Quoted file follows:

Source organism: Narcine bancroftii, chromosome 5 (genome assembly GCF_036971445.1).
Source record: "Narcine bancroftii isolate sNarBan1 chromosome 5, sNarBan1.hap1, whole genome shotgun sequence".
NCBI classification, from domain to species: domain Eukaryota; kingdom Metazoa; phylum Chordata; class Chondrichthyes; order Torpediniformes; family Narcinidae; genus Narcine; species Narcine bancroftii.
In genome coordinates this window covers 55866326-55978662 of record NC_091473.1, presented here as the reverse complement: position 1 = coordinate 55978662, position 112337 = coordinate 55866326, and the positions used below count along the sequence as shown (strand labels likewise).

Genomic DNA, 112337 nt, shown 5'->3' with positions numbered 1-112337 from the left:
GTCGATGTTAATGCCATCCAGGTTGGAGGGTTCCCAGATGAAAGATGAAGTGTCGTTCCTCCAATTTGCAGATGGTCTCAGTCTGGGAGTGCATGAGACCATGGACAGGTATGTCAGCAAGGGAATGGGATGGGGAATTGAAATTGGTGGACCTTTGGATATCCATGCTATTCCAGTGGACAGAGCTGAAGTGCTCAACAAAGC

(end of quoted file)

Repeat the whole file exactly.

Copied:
Source organism: Narcine bancroftii, chromosome 5 (genome assembly GCF_036971445.1).
Source record: "Narcine bancroftii isolate sNarBan1 chromosome 5, sNarBan1.hap1, whole genome shotgun sequence".
NCBI classification, from domain to species: domain Eukaryota; kingdom Metazoa; phylum Chordata; class Chondrichthyes; order Torpediniformes; family Narcinidae; genus Narcine; species Narcine bancroftii.
In genome coordinates this window covers 55866326-55978662 of record NC_091473.1, presented here as the reverse complement: position 1 = coordinate 55978662, position 112337 = coordinate 55866326, and the positions used below count along the sequence as shown (strand labels likewise).

Genomic DNA, 112337 nt, shown 5'->3' with positions numbered 1-112337 from the left:
GTCGATGTTAATGCCATCCAGGTTGGAGGGTTCCCAGATGAAAGATGAAGTGTCGTTCCTCCAATTTGCAGATGGTCTCAGTCTGGGAGTGCATGAGACCATGGACAGGTATGTCAGCAAGGGAATGGGATGGGGAATTGAAATTGGTGGACCTTTGGATATCCATGCTATTCCAGTGGACAGAGCTGAAGTGCTCAACAAAGC